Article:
Wednesday, April 23rd, 2008 at 6:31 pm in Altamont Commuter Express, Amtrak, BART, Bicycling, Capitol Corridor (Amtrak), connectivity, driving, Environment, fuel, Funding, global warming, high-speed rail, rail, Transit vs. driving.
Ok, if a black man can be nominated for president, maybe California can build high-speed rail.
It’s starting to look like the wind is behind this thing, what with college students campaigning for it all over the state from now until November, when voters will have to decide whether they like the $10 billion bullet train bond measure or not.
I’m still waiting to see what sort of borrowing plan Sacramento will cook up to get us through the current budget crunch. I get the sense, however, that even that won’t stop the bullet train measure from going before voters.
Tomorrow between 10 a.m. and 2 p.m., students on UC Berkeley’s famous Sproul Plaza will be riding tricycles, jumping on pogo sticks and walking on stilts while wearing “I’d rather be riding high-speed rail” t-shirts.
These students, sold on the idea that the bullet train is public transportation’s answer to the Prius and a major way of fighting global warming, have been pulling off stunts like this up and down the state. While the students’ enthusiasm at first blush might evoke comparisons to Barack Obama’s youthful appeal, I see it a bit differently.
The presidential parallel I see in the bullet train’s renaissance resides in John McCain’s candidacy. Obama, after all, is a fresh face, a new hope, if you will. Like John McCain, high-speed rail is an idea that became popular in the past, then faded from the public’s imagination as we all got on with our miserable, gas-guzzling lives.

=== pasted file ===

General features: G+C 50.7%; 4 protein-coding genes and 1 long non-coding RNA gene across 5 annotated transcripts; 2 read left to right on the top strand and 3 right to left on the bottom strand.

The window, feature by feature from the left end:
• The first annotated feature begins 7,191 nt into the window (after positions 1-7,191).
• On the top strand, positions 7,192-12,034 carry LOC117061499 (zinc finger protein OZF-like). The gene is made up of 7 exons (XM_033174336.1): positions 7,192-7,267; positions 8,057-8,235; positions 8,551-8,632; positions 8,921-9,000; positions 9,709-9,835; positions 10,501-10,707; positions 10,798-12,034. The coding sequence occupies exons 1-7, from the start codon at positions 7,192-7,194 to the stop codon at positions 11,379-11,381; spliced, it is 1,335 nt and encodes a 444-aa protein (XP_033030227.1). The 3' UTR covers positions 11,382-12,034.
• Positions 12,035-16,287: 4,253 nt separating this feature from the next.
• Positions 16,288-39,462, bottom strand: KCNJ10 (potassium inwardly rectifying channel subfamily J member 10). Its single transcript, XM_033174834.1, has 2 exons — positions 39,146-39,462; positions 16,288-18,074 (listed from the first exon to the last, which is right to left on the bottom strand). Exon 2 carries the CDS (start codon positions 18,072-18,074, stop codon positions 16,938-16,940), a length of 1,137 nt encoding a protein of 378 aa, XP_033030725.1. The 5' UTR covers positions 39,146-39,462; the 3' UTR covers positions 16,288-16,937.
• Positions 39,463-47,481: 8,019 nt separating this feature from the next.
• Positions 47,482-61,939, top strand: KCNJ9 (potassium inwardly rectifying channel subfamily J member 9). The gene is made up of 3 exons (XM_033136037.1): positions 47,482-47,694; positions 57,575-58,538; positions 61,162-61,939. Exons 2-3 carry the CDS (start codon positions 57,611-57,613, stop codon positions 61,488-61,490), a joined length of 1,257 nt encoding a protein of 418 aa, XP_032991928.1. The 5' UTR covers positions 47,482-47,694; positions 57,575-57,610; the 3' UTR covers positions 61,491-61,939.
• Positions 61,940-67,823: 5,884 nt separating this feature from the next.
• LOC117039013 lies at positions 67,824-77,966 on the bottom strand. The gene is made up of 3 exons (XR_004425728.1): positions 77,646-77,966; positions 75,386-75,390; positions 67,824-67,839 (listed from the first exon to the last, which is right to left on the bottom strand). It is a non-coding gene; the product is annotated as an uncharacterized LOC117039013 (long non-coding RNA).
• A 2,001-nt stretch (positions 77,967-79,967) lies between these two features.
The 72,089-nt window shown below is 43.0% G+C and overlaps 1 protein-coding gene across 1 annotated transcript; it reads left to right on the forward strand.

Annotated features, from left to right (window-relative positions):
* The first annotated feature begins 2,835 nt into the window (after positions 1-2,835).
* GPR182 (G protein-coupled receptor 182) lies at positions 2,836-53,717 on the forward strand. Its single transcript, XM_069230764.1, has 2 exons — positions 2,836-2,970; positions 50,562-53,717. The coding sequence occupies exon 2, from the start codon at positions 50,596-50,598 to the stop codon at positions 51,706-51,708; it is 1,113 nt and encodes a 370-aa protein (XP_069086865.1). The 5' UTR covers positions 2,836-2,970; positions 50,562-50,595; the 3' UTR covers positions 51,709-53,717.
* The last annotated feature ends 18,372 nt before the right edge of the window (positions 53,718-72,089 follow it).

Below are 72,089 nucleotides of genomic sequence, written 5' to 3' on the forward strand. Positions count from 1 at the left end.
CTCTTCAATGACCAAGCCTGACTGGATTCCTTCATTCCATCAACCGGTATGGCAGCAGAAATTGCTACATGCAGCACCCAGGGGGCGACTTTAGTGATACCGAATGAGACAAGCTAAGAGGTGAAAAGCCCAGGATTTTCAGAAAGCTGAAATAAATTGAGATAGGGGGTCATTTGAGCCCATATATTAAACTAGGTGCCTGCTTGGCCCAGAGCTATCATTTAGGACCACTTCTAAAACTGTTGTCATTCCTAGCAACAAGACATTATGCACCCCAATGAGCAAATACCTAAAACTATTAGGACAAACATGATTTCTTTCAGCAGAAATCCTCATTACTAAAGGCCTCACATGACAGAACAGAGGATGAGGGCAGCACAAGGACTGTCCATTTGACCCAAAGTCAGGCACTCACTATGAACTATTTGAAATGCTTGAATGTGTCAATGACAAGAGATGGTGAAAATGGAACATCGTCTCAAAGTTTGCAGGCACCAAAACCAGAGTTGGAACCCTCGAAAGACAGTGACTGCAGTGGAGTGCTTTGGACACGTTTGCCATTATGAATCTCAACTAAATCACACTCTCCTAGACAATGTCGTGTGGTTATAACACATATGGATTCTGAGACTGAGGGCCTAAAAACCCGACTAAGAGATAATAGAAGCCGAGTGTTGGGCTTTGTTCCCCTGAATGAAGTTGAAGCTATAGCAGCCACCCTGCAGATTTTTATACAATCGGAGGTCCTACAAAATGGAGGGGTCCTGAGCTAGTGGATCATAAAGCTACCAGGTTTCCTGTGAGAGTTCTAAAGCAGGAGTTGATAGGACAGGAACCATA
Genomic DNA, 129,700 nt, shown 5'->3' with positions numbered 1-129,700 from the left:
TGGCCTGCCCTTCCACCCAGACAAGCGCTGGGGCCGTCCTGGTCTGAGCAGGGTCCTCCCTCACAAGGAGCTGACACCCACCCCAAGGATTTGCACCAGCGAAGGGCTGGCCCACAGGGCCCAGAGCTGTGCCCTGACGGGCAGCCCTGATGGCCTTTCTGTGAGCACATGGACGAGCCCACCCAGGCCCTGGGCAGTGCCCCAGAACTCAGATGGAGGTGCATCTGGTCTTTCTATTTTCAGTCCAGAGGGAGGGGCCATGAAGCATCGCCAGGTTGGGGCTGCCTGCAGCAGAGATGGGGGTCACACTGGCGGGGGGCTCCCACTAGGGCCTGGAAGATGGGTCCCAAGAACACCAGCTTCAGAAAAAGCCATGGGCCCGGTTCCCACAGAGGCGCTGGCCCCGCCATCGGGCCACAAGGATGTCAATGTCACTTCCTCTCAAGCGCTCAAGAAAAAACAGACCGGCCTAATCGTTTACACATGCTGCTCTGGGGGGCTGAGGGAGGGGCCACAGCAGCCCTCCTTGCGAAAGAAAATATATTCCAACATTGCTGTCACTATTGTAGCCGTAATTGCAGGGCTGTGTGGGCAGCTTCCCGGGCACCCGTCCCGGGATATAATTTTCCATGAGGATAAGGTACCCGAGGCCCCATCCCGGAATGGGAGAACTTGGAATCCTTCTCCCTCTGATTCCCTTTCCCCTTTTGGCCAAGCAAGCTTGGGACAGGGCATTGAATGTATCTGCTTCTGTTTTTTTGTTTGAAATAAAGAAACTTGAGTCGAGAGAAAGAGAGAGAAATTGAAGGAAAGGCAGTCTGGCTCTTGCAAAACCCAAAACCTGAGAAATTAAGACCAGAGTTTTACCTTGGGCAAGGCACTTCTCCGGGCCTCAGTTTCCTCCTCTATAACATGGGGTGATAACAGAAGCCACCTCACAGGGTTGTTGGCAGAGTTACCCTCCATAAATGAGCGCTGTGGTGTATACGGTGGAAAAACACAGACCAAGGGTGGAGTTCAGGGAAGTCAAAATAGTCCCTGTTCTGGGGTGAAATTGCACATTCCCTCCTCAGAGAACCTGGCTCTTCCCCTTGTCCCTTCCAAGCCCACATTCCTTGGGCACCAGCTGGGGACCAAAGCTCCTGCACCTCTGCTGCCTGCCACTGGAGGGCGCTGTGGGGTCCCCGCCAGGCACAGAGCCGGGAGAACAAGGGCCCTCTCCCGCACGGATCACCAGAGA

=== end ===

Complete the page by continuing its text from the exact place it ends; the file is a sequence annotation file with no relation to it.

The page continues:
Now this rather old idea, which came of age during the Vietnam War on foreign soil, is suddenly and unexpectedly on the ballot for real this time.
The timing couldn’t be better. In the past, high-speed rail seemed like a passing fancy, a groovy idea but not too compatible with a 90-cent-a-gallon gas, 1974 Chevy Impala-driving society.
Since then, we’ve been on the roller-coaster of oil crises, economy cars, cheap gas and my-4-by-4’s-bigger-than-yours.
Today we live in a world where Iran has gasoline riots, where the law of supply-and-demand has finally kicked in at California gas-n-gos and a lot of us know people who face death daily trying to keep one of our major oil suppliers from falling to pieces.
And a growing number of Californians are almost literally warming to the idea that an investment of tens of billions of dollars might be justified to make a major stab at carbon emissions from the millions of vehicles that sputter up and down I-5 and U.S. 101 between two of America’s megaregions.
This year my house was picked for the Census Bureau’s annual Community Survey, in which a large sampling of the populace is asked a host of demographic questions which are then extrapolated into data representing the population as a whole.
This year’s theme seems to be commuting distances. I was asked where I start and finish and how many minutes I commute. I had to think about this one, because last week, as you may have read, I ended up driving when I didn’t want to because my NOT high-speed train got stuck behind a freight train for two hours plus.
It asked the mode used last week that covered the most distance, so I had to say train, because an aggregate of three out of five days were train commutes.
I also had to do some soul searching to report the minutes of my typical commute. I wanted to say two hours, as I normally tell people. But that’s really just the normal train trip. From the time I leave my house to the time I arrive at work is really closer to 2:20.
I’m not going to belabor my reasons for living way out in the Central Valley, other than I did it for love. But I am where I am, and that puts me on one of those pogo sticks, from a couple of perspectives, wearing one of those HSR t-shirts.
But I don’t think it’s just me that pines for an alternative to driving-as-usual. The entire nation is talking about high speed rail. There are communities in Arkansas lobbying for Texas’ high-speed rail to come on by. It seems like every state with a major city has some sort of effort in the works, to say nothing of other nations, such as Morocco and India.
The problem is that this isn’t China, where leaders can get up in the morning, rub their eyes and decide to spend billions on maglev. This isn’t socialist-leaning Europe, where citizens are used to giving up half their incomes to taxes and government spending involves a bit more wiggle room.
But this is the land of fearless indebtedness, so we may well plunk down our collective Visa card and take this baby for a spin in 2020 or so.